Prime Minister David Cameron met Deputy Prime Minister Nick Clegg and Labour leader Ed Miliband this afternoon for the latest round of cross-party talks on the Leveson Report on press regulation.
Downing Street declined to discuss the content of the leaders' discussions, saying only that the talks were "constructive and ongoing".
The three major party leaders have clashed over how the Government should respond to Lord Justice Leveson's report, which called for a new system of press regulation, underpinned by statute.
Mr Cameron has made clear that he would prefer the press to establish a new and genuinely independent self-regulatory watchdog, without resorting to legislation to place this body under statutory oversight.
But Labour has published a six-clause bill, which would create a panel, headed by the Lord Chief Justice, to recognise a new Press Standards Trust and give it a "health check" every three years to see if it is carrying out its work properly.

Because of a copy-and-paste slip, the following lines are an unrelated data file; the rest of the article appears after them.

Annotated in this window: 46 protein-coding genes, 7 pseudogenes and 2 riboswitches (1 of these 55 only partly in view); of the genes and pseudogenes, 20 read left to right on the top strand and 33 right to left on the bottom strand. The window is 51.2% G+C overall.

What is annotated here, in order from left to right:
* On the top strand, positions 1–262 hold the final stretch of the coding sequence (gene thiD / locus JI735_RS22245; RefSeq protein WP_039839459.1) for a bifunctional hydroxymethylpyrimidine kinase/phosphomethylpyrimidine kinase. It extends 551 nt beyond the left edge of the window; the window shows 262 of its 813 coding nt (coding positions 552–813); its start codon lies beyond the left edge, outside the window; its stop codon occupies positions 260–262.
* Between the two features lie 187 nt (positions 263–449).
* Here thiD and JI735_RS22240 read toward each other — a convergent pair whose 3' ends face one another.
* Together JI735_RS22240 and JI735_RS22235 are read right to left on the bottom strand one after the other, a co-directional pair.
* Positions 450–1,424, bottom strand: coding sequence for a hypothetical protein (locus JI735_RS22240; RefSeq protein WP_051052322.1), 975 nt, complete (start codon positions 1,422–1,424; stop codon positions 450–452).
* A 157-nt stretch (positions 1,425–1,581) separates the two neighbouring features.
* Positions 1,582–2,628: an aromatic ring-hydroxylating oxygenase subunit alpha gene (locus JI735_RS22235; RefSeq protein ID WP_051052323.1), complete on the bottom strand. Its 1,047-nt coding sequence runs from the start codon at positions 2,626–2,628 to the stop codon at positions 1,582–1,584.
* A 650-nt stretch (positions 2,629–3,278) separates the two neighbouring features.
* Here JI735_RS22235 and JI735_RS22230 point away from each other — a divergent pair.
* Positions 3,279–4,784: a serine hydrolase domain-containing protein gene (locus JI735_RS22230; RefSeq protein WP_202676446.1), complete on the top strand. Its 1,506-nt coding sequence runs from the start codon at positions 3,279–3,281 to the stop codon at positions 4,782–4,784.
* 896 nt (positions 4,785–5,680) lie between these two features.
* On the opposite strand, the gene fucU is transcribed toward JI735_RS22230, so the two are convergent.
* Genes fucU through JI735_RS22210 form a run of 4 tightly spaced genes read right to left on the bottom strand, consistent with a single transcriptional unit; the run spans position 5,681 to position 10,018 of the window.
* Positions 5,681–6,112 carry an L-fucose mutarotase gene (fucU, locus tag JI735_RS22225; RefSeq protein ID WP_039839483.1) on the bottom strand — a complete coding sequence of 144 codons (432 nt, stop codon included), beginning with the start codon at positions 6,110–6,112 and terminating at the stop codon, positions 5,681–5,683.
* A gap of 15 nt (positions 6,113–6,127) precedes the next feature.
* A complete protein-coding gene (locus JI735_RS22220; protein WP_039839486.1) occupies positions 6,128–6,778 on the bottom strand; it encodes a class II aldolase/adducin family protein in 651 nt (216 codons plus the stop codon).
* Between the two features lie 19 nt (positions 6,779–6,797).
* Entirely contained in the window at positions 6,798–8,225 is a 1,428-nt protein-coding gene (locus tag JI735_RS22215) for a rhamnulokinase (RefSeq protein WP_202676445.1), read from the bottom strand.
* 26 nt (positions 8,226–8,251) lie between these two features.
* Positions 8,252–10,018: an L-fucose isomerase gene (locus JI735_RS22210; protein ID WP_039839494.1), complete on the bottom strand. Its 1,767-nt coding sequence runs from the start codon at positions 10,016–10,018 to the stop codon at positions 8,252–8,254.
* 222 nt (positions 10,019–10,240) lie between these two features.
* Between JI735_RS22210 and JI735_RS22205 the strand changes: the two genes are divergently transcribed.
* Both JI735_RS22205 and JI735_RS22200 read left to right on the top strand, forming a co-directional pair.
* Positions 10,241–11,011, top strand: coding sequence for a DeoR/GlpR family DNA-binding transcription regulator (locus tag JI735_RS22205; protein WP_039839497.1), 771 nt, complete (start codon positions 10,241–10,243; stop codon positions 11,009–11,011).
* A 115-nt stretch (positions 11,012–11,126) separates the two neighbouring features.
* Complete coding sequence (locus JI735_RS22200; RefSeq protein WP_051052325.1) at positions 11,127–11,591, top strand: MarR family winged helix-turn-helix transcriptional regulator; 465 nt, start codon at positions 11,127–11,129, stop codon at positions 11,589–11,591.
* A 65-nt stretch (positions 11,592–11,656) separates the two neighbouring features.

Mr Clegg broke with precedent to give a separate statement to MPs from the Prime Minister, in which he backed Leveson's call for statutory under-pinning.
It is understood that the three leaders discussed proposals, floated by Conservative Cabinet Office minister Oliver Letwin, for a royal charter to establish the new press self-regulatory body.
There was no agreement on the idea - denounced by the Hacked Off campaign - and cross-party talks are now expected to resume in the new year on a date which has yet to be fixed.
It is unclear whether a royal charter would require statutory underpinning.
All sides in today's talks are understood to have agreed the importance of ensuring that victims of press intrusion have a voice in discussions on newspaper regulation.
And they agreed that the press must not be allowed to backslide on promises of change.
Liberal Democrat sources described the talks as "productive" while Labour said they were "constructive" but no agreement was reached on the way forward.